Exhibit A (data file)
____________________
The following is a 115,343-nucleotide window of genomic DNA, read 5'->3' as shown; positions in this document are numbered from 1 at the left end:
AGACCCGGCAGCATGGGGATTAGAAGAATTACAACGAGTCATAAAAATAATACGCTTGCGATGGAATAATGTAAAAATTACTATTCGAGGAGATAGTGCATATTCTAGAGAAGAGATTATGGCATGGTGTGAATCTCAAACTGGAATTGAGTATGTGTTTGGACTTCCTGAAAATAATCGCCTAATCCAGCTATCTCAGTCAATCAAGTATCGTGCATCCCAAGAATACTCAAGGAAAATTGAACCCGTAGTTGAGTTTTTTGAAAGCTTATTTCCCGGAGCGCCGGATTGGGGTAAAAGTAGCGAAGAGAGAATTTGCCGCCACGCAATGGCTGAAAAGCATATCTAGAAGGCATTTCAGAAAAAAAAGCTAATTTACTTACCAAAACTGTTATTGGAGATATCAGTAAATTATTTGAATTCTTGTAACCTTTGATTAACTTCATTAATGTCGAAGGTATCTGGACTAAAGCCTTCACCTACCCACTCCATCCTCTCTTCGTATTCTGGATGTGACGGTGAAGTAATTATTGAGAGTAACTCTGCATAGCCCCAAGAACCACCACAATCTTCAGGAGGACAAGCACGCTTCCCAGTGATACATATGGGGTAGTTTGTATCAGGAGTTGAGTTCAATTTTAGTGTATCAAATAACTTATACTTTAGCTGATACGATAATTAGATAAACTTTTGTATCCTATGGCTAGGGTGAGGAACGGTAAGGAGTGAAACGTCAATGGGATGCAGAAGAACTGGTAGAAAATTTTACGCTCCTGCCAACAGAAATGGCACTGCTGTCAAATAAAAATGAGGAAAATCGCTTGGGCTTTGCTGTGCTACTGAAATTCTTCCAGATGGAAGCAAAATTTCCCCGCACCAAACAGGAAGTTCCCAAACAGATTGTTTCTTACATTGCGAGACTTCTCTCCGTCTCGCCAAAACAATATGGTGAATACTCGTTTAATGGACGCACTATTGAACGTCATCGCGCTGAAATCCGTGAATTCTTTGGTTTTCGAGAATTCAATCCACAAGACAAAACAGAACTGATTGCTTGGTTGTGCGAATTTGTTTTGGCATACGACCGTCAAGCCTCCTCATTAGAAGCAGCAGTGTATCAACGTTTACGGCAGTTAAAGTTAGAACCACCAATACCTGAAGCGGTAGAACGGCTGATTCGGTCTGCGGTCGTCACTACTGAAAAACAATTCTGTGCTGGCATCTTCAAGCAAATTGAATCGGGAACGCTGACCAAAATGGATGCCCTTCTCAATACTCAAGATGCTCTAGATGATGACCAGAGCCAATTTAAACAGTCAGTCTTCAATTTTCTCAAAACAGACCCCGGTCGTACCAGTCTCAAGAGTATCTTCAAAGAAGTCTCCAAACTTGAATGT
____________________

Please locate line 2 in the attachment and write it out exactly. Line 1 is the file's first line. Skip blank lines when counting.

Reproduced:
AGACCCGGCAGCATGGGGATTAGAAGAATTACAACGAGTCATAAAAATAATACGCTTGCGATGGAATAATGTAAAAATTACTATTCGAGGAGATAGTGCATATTCTAGAGAAGAGATTATGGCATGGTGTGAATCTCAAACTGGAATTGAGTATGTGTTTGGACTTCCTGAAAATAATCGCCTAATCCAGCTATCTCAGTCAATCAAGTATCGTGCATCCCAAGAATACTCAAGGAAAATTGAACCCGTAGTTGAGTTTTTTGAAAGCTTATTTCCCGGAGCGCCGGATTGGGGTAAAAGTAGCGAAGAGAGAATTTGCCGCCACGCAATGGCTGAAAAGCATATCTAGAAGGCATTTCAGAAAAAAAAGCTAATTTACTTACCAAAACTGTTATTGGAGATATCAGTAAATTATTTGAATTCTTGTAACCTTTGATTAACTTCATTAATGTCGAAGGTATCTGGACTAAAGCCTTCACCTACCCACTCCATCCTCTCTTCGTATTCTGGATGTGACGGTGAAGTAATTATTGAGAGTAACTCTGCATAGCCCCAAGAACCACCACAATCTTCAGGAGGACAAGCACGCTTCCCAGTGATACATATGGGGTAGTTTGTATCAGGAGTTGAGTTCAATTTTAGTGTATCAAATAACTTATACTTTAGCTGATACGATAATTAGATAAACTTTTGTATCCTATGGCTAGGGTGAGGAACGGTAAGGAGTGAAACGTCAATGGGATGCAGAAGAACTGGTAGAAAATTTTACGCTCCTGCCAACAGAAATGGCACTGCTGTCAAATAAAAATGAGGAAAATCGCTTGGGCTTTGCTGTGCTACTGAAATTCTTCCAGATGGAAGCAAAATTTCCCCGCACCAAACAGGAAGTTCCCAAACAGATTGTTTCTTACATTGCGAGACTTCTCTCCGTCTCGCCAAAACAATATGGTGAATACTCGTTTAATGGACGCACTATTGAACGTCATCGCGCTGAAATCCGTGAATTCTTTGGTTTTCGAGAATTCAATCCACAAGACAAAACAGAACTGATTGCTTGGTTGTGCGAATTTGTTTTGGCATACGACCGTCAAGCCTCCTCATTAGAAGCAGCAGTGTATCAACGTTTACGGCAGTTAAAGTTAGAACCACCAATACCTGAAGCGGTAGAACGGCTGATTCGGTCTGCGGTCGTCACTACTGAAAAACAATTCTGTGCTGGCATCTTCAAGCAAATTGAATCGGGAACGCTGACCAAAATGGATGCCCTTCTCAATACTCAAGATGCTCTAGATGATGACCAGAGCCAATTTAAACAGTCAGTCTTCAATTTTCTCAAAACAGACCCCGGTCGTACCAGTCTCAAGAGTATCTTCAAAGAAGTCTCCAAACTTGAATGT